A Progress Schools student, who will be known as DD, has recently secured a place at college following the intervention and support received from the independent school provider. DD, who has ADHD and ODD, requires support with focus and concentration which has led to behavioural issues in the past. However, since joining Progress Schools, her behaviour has improved significantly, and, with the support of the Progress Schools Team, she has applied and registered onto a College course starting this September.
When DD first started attending Progress Schools, she struggled immensely to sit through a lesson and completed little work. However, having settled in and adjusted to the change, she soon started developing healthy relationships with the staff team. This was particularly evidenced at the start of the 19/20 academic year when a new Head of School joined. DD initially struggled to adapt to this change, but in time, became more familiar with the new member of staff and eventually responded very well to their interventions.
Fast forward a few months, and despite the challenges caused by the national lockdown, DD has worked hard and achieved several milestones. This term she has gained her Level 2 Maths and English in Functional Skills, which comes after achieving her Level 1 qualifications earlier this year. She has also achieved EL3 in ICT.
DD’s hard work and dedication are particularly impressive when coupled with the mental health struggles she has had during the recent lockdown. A recent survey by YoungMinds reports that 80% of respondents agreed that the coronavirus pandemic had made their mental health worse. However, through the support of her family and GP, DD was able to get the support she needed and access counselling to help her with how she was feeling.
Her Head of School commented;
“DD has shown her maturity throughout this term and has grown, not only academically but in terms of her social and emotional wellbeing. She has shown her ability to work hard and the nurturing environment has assisted her to flourish.”
DD will now be supported during the transitional phase into college by the team at Progress Schools.
Progress School has recently come to the aid of one of their students (who for confidentially will be referred to as AD) and wider family unit, after a physical altercation led to AD becoming temporally homeless.
Not sure who to turn to, AD’s mum contacted the Head of School to notify them of the situation. The team at Progress Schools were quick to react to put steps in place for the family to access the support needed during this time of crisis. They contacted Social Care to report the situation and seek support for the family. Social Care were able to offer support to the family and agree a more suitable and safer living arrangement for AD in the short term.
During this time, Progress Schools worked collaboratively with Social Care whilst continuing to support AD and his wider family. In addition to delivering his educational provision, Progress Schools also provided financial relief by issuing the family with Free School Meal (FSM) vouchers to help with the additional costs incurred due to AD being at home all day. This struggle has been witnessed across many families during the lockdown, with families needing this extra lifeline to help support them.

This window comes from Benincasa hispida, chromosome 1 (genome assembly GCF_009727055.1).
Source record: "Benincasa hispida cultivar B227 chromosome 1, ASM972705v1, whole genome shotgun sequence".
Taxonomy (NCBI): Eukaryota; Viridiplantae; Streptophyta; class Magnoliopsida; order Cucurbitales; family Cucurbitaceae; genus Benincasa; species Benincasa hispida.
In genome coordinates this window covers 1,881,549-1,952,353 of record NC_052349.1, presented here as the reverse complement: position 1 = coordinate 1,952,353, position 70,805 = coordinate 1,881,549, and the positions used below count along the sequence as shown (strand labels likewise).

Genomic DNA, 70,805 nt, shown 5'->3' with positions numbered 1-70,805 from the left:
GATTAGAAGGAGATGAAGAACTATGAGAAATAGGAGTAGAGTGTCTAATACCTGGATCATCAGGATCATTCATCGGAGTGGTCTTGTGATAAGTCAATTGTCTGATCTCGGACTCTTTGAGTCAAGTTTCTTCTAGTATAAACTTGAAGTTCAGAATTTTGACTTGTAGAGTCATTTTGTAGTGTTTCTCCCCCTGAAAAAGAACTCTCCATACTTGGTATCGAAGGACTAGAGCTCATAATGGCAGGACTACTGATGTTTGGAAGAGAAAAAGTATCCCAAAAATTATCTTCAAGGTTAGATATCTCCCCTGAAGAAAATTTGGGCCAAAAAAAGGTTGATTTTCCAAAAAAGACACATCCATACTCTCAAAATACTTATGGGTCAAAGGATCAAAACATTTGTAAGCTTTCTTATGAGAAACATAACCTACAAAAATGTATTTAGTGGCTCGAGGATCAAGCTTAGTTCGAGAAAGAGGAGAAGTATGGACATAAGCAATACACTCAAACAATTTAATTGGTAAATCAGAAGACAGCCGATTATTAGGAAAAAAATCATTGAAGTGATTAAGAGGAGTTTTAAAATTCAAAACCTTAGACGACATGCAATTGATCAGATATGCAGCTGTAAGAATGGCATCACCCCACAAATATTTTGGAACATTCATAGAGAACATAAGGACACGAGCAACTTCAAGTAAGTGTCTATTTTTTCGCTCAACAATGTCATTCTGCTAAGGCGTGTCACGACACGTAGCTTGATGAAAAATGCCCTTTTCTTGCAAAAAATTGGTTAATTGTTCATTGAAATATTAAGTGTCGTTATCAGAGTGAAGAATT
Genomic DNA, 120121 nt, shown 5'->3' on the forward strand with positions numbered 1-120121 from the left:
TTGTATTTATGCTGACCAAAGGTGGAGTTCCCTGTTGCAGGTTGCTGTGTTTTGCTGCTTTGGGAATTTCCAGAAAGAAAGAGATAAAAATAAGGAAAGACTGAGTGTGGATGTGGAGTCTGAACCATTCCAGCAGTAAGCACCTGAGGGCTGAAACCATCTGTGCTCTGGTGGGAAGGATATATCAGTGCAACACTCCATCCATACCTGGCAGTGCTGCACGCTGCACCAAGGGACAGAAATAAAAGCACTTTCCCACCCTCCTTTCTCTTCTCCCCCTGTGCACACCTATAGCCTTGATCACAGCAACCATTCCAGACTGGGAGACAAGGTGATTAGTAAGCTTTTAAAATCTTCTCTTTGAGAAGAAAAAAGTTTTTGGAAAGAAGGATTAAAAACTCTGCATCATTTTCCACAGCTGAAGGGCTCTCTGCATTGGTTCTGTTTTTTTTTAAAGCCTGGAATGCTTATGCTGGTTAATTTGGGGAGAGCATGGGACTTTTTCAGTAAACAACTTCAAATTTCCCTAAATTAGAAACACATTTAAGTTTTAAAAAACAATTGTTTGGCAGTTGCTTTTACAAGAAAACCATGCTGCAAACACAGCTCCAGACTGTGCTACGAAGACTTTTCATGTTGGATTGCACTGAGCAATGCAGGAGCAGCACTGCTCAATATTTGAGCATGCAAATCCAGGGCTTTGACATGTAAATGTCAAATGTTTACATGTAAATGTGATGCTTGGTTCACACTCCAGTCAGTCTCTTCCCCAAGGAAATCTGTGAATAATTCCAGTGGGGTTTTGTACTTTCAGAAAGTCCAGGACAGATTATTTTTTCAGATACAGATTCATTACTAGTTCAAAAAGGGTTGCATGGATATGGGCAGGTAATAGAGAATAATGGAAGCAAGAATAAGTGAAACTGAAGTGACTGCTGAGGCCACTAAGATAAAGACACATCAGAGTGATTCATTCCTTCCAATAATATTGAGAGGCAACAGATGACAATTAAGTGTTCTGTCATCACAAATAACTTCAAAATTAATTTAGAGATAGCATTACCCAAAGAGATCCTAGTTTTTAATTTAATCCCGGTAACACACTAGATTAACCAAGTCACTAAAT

This quick reaction by the team at Progress Schools not only demonstrates their strong pastoral support, which helps students facing many personal difficulties, but it also meant that AD was able to remain living with his family. Without the support of Progress Schools and Social Care, AD may have entered into the care system, which, at a time of national crisis and uncertainty, everyone wanted to avoid.
Social Care is just one partner who Progress Schools work with. They also refer to and access support from the likes of CAHMs, mental health organisations and local youth development organisations who can support with specific challenges. This robust partnership network enables Progress Schools to offer a holistic educational and well-being provision, which during the last few months of national lockdown, have been vital for so many of their student.
This support has perhaps never been more evident than in the past few months. Students and families have been supported in a multitude of ways via a remote learning package and face-to-face (socially distanced) visits. This has included weekly tutor “keeping in touch” sessions and head of school welfare checks. The team have also carried out weekly welfare visits to their students to deliver and collect individual work packs and FSM vouchers. Due to the commitment and dedication of each staff member at Progress Schools, all students and families have been well supported, resulting in minimal causes for concern regarding student welfare.
The group of independent secondary schools, who collectively support over 215 secondary aged students throughout England, have also invested in online learning platforms since the lockdown started. They have issued students with the likes of laptops and delivered online session through remote learning platforms such as Google Classrooms and Microsoft Teams. These novel approaches have ensured that as many students as possible have been supported during this unprecedented time. This has enabled them to continue with their delivery, whilst also act as a lifeline for young people when they need additional pastoral support to aid in their social and emotional wellbeing, just like AD.